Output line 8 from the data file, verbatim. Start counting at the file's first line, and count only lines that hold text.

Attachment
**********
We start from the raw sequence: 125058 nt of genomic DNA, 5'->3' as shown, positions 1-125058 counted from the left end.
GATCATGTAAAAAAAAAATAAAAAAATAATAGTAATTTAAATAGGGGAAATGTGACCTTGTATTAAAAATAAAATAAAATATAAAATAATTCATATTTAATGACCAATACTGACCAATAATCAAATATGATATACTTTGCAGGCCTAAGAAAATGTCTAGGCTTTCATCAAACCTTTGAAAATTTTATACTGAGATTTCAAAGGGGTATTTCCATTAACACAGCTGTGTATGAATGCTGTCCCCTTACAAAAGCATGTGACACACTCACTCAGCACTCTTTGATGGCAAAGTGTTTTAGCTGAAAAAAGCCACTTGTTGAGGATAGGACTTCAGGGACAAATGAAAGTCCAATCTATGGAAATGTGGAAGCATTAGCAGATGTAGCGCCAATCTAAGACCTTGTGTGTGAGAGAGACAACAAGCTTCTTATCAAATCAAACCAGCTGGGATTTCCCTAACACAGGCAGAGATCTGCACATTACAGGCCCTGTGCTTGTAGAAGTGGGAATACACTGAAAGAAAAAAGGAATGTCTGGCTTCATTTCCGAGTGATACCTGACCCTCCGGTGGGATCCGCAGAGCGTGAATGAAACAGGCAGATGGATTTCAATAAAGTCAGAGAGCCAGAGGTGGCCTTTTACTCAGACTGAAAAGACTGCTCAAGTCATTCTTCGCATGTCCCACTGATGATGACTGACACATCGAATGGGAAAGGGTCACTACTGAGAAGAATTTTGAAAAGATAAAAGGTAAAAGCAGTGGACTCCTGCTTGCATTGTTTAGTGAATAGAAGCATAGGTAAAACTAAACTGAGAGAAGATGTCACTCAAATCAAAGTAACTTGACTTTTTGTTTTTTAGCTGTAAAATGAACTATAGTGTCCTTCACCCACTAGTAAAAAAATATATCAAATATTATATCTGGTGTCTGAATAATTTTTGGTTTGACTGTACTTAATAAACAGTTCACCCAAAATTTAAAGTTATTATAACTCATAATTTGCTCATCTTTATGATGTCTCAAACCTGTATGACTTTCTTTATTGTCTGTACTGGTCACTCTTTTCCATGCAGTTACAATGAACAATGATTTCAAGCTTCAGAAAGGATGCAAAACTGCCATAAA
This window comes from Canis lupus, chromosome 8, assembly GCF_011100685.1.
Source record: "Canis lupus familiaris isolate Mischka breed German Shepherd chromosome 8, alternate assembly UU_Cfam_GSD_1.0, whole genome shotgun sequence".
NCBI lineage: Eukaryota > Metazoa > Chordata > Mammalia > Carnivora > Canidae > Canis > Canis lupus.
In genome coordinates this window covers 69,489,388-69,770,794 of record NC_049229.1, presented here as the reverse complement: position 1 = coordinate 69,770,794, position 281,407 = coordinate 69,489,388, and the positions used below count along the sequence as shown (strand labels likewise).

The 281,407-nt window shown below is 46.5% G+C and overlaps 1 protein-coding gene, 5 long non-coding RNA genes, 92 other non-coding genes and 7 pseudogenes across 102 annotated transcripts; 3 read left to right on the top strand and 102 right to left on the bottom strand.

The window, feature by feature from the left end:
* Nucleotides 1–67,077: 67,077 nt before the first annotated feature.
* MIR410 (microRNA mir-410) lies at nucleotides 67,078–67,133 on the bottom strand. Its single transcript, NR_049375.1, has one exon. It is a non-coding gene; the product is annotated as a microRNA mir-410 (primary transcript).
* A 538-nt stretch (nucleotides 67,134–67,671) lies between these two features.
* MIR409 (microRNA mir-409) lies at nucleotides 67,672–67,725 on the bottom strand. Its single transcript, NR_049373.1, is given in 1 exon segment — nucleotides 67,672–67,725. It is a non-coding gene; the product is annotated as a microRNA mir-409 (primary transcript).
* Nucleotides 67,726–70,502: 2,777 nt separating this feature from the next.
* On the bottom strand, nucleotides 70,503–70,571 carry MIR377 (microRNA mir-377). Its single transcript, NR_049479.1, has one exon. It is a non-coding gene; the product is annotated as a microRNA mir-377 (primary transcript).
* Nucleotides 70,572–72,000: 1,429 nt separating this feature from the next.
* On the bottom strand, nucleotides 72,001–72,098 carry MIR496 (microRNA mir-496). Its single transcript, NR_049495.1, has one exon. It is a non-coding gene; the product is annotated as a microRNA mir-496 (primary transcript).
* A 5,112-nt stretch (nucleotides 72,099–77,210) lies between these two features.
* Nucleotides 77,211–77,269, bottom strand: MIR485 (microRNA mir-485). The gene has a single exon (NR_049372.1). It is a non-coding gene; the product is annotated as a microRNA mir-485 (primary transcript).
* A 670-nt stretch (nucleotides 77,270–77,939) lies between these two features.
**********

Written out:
The window, feature by feature from the left end: